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Opinion: Stopping the LRA is not all about Kony

The LRA’s survival is just as much a symptom of state failure.

Lord's Resistance Army (LRA) leader Major General Joseph Kony, holds his daughter, Lacot, and son, Opiyo, at peace negotiations between the LRA and Ugandan religious and cultural leaders in Ri-Kwangba, southern Sudan, Nov. 30, 2008. (Africa24 Media/Reuters)

NAIROBI, Kenya — “I just don’t understand why we cannot end this scourge,” said Hillary Clinton in February, dismayed and perplexed at why the Lord’s Resistance Army is still spilling blood on the soil of central Africa. The question troubles many a sympathetic soul.

It is more than 20 years since Joseph Kony first inspired some ethnic Acholis to take up arms against the Ugandan government. Now, a multi-national band of guerrillas, the Lord’s Resistance Army (LRA) is killing, mutilating and abducting unprotected civilians in three central African countries. It is high time to look carefully at what makes the LRA tick and think of new ways to end this sad saga.

Talking did not work. Throughout the two-year negotiations in Juba, South Sudan, it is doubtful whether Kony or the Ugandan government were ever committed to finding a peaceful and mutually acceptable solution. The LRA was happy to play ball and in return have supplies delivered to the camp gates in Garamba Park, northeastern Congo.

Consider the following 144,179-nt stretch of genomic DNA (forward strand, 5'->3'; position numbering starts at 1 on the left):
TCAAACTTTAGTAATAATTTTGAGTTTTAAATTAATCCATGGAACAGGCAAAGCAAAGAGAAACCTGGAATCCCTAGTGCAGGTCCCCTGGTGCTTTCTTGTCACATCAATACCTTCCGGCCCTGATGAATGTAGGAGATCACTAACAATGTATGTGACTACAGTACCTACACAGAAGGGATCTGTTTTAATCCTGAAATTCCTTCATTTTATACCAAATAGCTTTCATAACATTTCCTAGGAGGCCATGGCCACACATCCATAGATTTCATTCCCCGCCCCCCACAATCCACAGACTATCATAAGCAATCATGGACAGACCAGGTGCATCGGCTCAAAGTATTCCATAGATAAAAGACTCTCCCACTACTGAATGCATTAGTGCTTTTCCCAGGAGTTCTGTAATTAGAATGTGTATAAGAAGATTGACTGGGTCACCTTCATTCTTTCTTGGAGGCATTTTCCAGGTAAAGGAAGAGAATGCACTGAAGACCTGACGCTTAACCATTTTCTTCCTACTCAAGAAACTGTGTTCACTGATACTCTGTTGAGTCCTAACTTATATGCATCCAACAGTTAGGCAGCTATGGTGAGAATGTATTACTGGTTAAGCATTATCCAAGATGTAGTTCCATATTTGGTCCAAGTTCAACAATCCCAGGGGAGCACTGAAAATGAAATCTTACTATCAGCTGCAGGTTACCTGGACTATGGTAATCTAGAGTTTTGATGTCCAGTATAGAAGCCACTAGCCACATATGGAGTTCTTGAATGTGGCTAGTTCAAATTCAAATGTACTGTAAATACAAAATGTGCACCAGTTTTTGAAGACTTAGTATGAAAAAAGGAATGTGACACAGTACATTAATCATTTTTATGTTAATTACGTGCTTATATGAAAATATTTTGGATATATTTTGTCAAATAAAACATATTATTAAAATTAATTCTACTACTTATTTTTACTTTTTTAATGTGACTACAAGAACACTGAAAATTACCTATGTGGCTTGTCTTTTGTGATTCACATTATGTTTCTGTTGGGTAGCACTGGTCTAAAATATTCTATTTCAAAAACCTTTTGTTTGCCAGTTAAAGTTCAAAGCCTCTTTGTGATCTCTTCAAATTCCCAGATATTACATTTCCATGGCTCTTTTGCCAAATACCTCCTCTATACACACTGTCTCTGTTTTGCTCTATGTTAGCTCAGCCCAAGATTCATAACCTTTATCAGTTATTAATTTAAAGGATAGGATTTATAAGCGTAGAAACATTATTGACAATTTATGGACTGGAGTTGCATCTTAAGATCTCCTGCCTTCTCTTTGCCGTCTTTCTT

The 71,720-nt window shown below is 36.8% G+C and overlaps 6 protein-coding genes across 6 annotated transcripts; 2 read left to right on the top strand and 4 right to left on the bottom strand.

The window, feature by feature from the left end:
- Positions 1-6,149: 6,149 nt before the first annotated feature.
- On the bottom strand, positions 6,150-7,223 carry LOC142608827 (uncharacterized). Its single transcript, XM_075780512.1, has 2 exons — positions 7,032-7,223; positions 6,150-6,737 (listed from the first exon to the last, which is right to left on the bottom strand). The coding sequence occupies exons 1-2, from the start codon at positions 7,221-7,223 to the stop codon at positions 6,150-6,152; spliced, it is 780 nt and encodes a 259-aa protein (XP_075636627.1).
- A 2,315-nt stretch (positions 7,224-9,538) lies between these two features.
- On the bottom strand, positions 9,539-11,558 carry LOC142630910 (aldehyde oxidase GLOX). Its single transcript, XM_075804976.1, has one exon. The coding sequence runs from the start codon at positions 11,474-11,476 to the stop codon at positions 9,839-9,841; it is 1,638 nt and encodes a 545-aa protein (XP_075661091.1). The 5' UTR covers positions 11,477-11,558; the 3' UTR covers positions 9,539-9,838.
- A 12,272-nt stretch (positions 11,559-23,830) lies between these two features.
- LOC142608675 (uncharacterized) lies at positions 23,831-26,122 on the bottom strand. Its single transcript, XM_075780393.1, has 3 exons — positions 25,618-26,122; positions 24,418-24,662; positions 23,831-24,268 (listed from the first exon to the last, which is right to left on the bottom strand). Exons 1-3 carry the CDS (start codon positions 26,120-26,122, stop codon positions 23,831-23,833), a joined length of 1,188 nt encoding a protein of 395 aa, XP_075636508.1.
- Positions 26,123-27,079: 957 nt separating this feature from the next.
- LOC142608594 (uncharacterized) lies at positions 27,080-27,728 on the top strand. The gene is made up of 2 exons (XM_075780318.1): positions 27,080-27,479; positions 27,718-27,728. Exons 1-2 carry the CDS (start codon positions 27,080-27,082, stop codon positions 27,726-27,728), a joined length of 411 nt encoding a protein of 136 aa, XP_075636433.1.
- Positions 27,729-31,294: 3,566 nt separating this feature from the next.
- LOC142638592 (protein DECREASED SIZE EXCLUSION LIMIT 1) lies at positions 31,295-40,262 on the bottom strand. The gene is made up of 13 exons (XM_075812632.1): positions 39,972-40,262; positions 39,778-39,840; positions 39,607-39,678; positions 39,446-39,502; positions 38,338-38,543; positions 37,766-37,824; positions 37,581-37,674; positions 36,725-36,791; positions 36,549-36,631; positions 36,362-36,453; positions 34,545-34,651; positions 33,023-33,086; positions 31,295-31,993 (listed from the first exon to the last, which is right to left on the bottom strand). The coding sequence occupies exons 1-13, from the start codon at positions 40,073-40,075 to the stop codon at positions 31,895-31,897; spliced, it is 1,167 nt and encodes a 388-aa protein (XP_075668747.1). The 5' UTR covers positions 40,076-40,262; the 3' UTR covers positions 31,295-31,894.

All the while, Ugandan President Yoweri Museveni was itching to unleash his army on Kony again. The latter’s refusal to sign the final agreement was the green light Museveni had been waiting for. With the hard-won consent of his Congolese and Sudanese neighbors, Museveni, with substantial U.S. support, launched Operation Lightning Thunder in December 2008.

A surprise airstrike on Kony’s camp was supposed to be the grand finale with Museveni’s son leading a special forces clean-up. But leaked intelligence lost them the element of surprise, and the crack troops were too late to stop Kony and his top commanders melting into the forest.

The attack did little more than kick the hornet’s nest. Kony’s men massacred nearly 900 civilians in four weeks as a bloody show of strength. Then, his small, highly mobile squads spread out north and west in the Congo, South Sudan and the Central African Republic. In tried-and-tested fashion they are now pillaging villages and collecting new recruits. A traumatic concoction of violence and “magic” keeps frightened children in line.

Unintentionally, the Ugandan army has found itself waging a drawn-out campaign of attrition over a vast area at immense cost. The Americans seem happy to foot the bill, but for how long? After over a year, the army’s claims that the LRA is at death’s door ring increasingly hollow.